What does “alpha” mean on the LowPass and HighPass nodes?
  • My question: what is the “Alpha” input on the out of the box HighPass and LowPass nodes (in the DSP section)?

    It seems to take a value between 1 and 0. Beyond that, I’m not sure what I’m hearing. Is this the cutoff frequency? Like is the 0 - 1 value a percentage of the sample rate or something or ... ? What is this exactly? I’ve tried googling low pass filters but it’s a little over my head.

    What I’m up to ...
    I’m on a quest to find or create a bandpass filter that can accept insanely high Q levels without self-oscillating. I’m trying to improve on my formant filter design. It turns out I had been translating the bandwidth values from the csound format table from Hz to Q incorrectly. The correct Q values range from around .01 to around 25!

    So now I have a better sounding filter bank, but all of the tasty ZDF filters self oscillate pretty bad on the high end. You can hear the improved formants over the whistling though, so I suspect I’m onto something! I just need a bandpass filter that can do it, maybe?

    So ... anyhow. What’s Alpha mean? :-)
  • Here's an alpha to cutoff converter. alpha is an alternative way to express the cutoff frequency of the filter. It does not affect the slope (Q) value. The high and lowpass nodes are 2nd order filters which have a 12db per octave slope. They don’t have a resonance adjustment. The SVF filter I posted is also a second order filter but features a bandpass output. Higher order digital filters tend to be unstable so higher slopes are typically created by cascading multiple first or second order filters. I've attached a unit-gain bandpass filter. fc is the cutoff frequency, R is resonance, a is audio in. R varies between 0 and 1 with 1 being the max. Keep the resonance close to zero to avoid oscillation. Try putting a couple in series to get a steeper cutoff.
    alpha to cutoff conversion.audulus
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    unit gain bandpass filter.audulus
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  • Thanks! Just what I was looking for!
  • Rectification: these nodes are 6 dB/oct filters (equivalent to RC filters), hence the absence of resonance.

    http://forum.audulus.com/discussion/1115/filters-from-the-dsp-node-section#Item_5

  • The nodes reference specifies them as 12db/octave filters, however our resident filter guru @SansNom is correct. After reading his post I did some testing and they are indeed 1st order filters (6dB/octave) rather than 2nd order as the documentation states.
  • A’ight, just for clarity, here’s what I’m trying to do. I found this formant table in the csound documentation:

    https://www.classes.cs.uchicago.edu/archive/1999/spring/CS295/Computing_Resources/Csound/CsManual3.48b1.HTML/Appendices/table3.html

    I’m trying to use that to make a formant filter in Audulus, which ... actually I’ve done a few different ways now. I’ve been able to get some sounds, but there are a couple of things I want to improve on.

    1) my previous iterations used too much CPU to really be useful in context with other stuff you might want to build to drive it ... for instance sequencers and stuff.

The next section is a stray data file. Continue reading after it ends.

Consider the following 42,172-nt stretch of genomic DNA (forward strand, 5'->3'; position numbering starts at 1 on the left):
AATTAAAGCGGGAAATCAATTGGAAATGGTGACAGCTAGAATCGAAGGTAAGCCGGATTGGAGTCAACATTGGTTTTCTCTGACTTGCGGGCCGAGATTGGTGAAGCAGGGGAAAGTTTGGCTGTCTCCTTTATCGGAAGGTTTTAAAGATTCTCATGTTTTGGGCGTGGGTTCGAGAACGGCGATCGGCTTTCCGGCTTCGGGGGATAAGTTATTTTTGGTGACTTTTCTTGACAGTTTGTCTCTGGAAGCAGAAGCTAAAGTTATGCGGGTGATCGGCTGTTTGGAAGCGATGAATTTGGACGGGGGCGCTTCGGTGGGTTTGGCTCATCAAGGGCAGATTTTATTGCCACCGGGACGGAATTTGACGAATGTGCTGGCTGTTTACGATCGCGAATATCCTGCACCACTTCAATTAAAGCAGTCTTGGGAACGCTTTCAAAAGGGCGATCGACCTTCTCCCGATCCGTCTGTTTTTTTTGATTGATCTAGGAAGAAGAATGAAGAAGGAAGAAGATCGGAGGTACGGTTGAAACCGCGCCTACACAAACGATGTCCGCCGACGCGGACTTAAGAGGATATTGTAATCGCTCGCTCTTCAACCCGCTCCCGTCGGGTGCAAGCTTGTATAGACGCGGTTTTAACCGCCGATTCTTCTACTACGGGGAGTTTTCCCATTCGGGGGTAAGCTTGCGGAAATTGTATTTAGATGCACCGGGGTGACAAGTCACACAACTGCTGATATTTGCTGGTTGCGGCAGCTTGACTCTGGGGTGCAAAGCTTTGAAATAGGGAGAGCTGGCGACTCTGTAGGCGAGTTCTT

2) my previous iterations sounded ok at best. I want to be able to make the really gnarly throaty sounds like this:

    https://youtu.be/eF6hmd35O5s


    Ok, so what I did, was I just ran my signal through a HiPass, then a LowPass and used @stschoen’s Hz to Alpha converter to set the cutoff frequencies to +/- half the bandwidth specified in the csound table, giving me a kind of hacky bandpass filter.

    As mentioned above, these are 6db/oct so ... I stacked 8 of them in a row and it did start to sound pretty formant-y.

    However, it’s just sort of missing that aggressive, bitey sound I’m after. I suspect what I need is just the right amount of resonance.

    Anyone know the math around the dB/oct specification? Like, when I stack 8 of them together like this, what’s that equivalent to?
    mo beta formants.audulus
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  • Much as I would like to take credit for the converter, it was @SansNom' s creation. As far as the dB/octave filter slope, its related to the order of the filter. As you cascade sections you increase the order by one for each section. So two first order filters cascaded create a second order filter etc. Each increase adds approximately 6dB to the slope assuming identical sections. because your sections are not identical (different gain) it would be difficult to say exactly
  • Hey,

    For formant filters you need to add "Q" (resonance). You may need to stack 2 resonant BP filters in a row to increase the bandwidth but then the resonance and gain of each BP must be adjusted accordingly. You can have a look at the Human Voice 330 patch filter section to see it in action. So these 6 dB/oct filters are not really good for what you want to do.

    http://forum.audulus.com/discussion/184/the-vp-330-project/p1
  • You might want to try the unit gain bandpass filter I posted earlier in the thread. It's a 2nd order (12dB/octave slope bandpass with adjustable resonance. two in series will give you a 24 dB/octave slope which is pretty steep.
  • @stschoen , your unit gain bandpass sounds great in this context! I very much like the sound, however the effect still seems a bit subtle to me, even 4 filters deep. Suspect there’s something wrong with my approach still.

    Also it eats CPU (anything that needs an expr node does, unfortunately).
    But the sound is pretty great. Check it out
    vOx0r.audulus
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    5B7806EE-B747-43B2-9EA7-231F9ABC0732.jpeg
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  • image

    I rate this patch 10/10!
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